The Supreme Court voted 5-4 in favor of allowing the invocations given by local ministers before monthly town board meetings in Greece, New York.
  • AP Photo/Jacquelyn Martin
  • The Supreme Court voted 5-4 in favor of allowing the invocations given by local ministers before monthly town board meetings in Greece, New York.

I spent several hours Tuesday trying to work up a contrarian Bleader post that would give the Supreme Court two cheers for its 5-4 decision okaying the invocations given by local ministers before monthly town board meetings in Greece, New York. If these ministers are almost all Christian, so be it, said the court’s majority. If they address a specifically Christian God, even invoking Christ himself, so be it.

After growing up a “generic Christian” who bounced from church to church (the caliber of its youth softball team had a lot more to do with my choices than its liturgy did), I find myself, when it comes to people of faith, preferring those who take faith too seriously to settle for a “generic God.” This is the God that the plaintiffs in Greece v. Galloway wanted the clergy to limit themselves to in their invocations.

I grant you that a generic God sounds like just the right kind of God to invoke at a moment the majority opinion of Justice Anthony Kennedy repeatedly calls “ceremonial”—the ritual incantation that encourages the councilmen of Greece to screw on solemn faces before getting down to the people’s business. But why should this ritual be tolerable only if it’s empty? When offered a public moment to have a word with God, what clergyman worth his salt would bore Him with boilerplate? Plaintiff Susan Galloway, who’s Jewish, protested the invocations, telling the town board she found them “intolerable.” But though I assume she’s serious about her own faith, I don’t believe her. As there’s no prayer I can’t tune out after five seconds, no sermon I don’t drift away from after three minutes, I find it hard to believe Galloway suffered more than she could bear.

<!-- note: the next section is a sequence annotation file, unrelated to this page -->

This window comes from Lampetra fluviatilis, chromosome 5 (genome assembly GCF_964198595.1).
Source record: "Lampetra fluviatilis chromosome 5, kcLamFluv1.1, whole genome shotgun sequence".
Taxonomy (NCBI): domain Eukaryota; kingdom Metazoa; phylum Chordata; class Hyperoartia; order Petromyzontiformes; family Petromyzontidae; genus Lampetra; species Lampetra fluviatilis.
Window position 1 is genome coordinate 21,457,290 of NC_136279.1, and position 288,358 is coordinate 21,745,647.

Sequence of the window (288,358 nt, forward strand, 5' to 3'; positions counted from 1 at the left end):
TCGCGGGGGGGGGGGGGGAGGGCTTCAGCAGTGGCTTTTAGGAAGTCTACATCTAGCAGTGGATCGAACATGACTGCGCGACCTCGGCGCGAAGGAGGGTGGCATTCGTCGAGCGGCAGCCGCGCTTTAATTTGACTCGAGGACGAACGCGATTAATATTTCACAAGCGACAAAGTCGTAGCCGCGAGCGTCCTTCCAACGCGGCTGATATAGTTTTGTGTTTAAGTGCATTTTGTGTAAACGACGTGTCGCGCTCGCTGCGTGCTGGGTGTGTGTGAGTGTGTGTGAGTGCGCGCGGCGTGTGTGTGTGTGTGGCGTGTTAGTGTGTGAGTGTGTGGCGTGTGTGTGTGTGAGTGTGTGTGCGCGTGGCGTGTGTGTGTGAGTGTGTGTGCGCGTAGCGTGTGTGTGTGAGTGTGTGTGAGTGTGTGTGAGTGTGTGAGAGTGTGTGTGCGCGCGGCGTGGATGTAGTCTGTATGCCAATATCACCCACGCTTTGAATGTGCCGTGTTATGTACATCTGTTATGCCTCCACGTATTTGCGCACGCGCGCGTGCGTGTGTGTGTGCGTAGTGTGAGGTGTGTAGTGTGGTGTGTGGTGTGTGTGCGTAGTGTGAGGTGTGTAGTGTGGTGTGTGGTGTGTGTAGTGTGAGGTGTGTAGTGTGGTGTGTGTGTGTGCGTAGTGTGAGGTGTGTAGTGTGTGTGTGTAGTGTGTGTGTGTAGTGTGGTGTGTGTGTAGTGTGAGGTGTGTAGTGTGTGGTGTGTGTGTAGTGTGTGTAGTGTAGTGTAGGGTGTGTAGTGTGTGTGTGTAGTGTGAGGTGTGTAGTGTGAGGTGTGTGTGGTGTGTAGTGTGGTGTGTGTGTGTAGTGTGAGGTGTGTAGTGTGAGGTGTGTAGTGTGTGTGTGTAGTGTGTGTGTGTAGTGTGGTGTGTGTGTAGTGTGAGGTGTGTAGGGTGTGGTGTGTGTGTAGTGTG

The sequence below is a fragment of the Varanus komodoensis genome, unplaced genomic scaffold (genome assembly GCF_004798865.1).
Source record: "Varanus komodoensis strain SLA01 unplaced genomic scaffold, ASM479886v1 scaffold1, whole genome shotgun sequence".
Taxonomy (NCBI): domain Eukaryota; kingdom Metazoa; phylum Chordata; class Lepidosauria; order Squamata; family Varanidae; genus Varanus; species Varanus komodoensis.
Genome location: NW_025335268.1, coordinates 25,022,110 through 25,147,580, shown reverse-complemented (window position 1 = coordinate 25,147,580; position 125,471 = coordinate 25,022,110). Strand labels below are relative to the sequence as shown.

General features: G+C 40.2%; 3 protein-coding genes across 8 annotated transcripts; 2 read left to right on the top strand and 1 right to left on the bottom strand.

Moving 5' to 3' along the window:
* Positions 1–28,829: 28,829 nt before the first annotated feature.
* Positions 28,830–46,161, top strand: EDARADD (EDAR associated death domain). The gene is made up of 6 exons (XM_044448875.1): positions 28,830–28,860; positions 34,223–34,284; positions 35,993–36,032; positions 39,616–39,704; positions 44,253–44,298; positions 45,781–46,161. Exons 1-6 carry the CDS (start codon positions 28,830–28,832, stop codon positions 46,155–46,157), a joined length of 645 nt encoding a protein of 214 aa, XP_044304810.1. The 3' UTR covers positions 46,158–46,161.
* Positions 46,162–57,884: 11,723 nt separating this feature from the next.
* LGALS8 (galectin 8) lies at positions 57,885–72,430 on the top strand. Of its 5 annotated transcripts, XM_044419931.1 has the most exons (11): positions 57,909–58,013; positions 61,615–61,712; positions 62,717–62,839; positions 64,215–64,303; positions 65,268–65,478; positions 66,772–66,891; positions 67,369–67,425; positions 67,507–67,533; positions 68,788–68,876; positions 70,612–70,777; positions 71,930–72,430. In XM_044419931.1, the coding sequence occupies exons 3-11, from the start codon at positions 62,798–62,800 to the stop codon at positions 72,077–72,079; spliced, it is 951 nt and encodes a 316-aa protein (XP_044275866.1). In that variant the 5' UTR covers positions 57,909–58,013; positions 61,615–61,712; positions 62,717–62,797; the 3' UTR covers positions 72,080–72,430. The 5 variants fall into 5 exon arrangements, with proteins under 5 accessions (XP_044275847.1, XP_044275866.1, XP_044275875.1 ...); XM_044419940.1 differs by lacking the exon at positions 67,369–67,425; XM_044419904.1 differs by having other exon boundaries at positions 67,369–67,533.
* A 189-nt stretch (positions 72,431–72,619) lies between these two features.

“Intolerable” is hyperbole useful mainly to litigators, and litigation is, I fear, often a gleeful substitute for common sense. The Supreme Court majority, I think, told themselves that common sense should prevail, and that common sense meant recognizing no great harm was actually being done in Greece and local custom should not be uprooted to please a handful of gadflies.

So that was what I set out to say in my post. But it didn’t write itself, and eventually I gave up. The problem came from a mistake that I’m confident many Americans with strong opinions about Greece v. Galloway were too smart to make. I read the opinions—Kennedy’s and the dissent of Justice Elena Kagan. And, inconveniently, Kagan’s is more persuasive. Kennedy lets common sense waft him along. Kagan thinks harder.

Where she’s most effective, I think, is in embracing the same precedent that Kennedy holds most dear and pointing out how much it actually differs from the matter at hand. Marsh v. Chambers was a 1983 case in which the Supreme Court ruled that the Nebraska legislature could go on beginning each session with a chaplain’s prayer. Kagan says she agrees with Marsh. But, she goes on, the chaplain in Nebraska invited clergy of other faiths to give the invocation, he stopped mentioning Christ when a legislator objected, and, most importantly, he offered the invocation only to the legislators in the chamber. If members of the public were present at all, they were upstairs in the visitors’ gallery and none of the chaplain’s concern.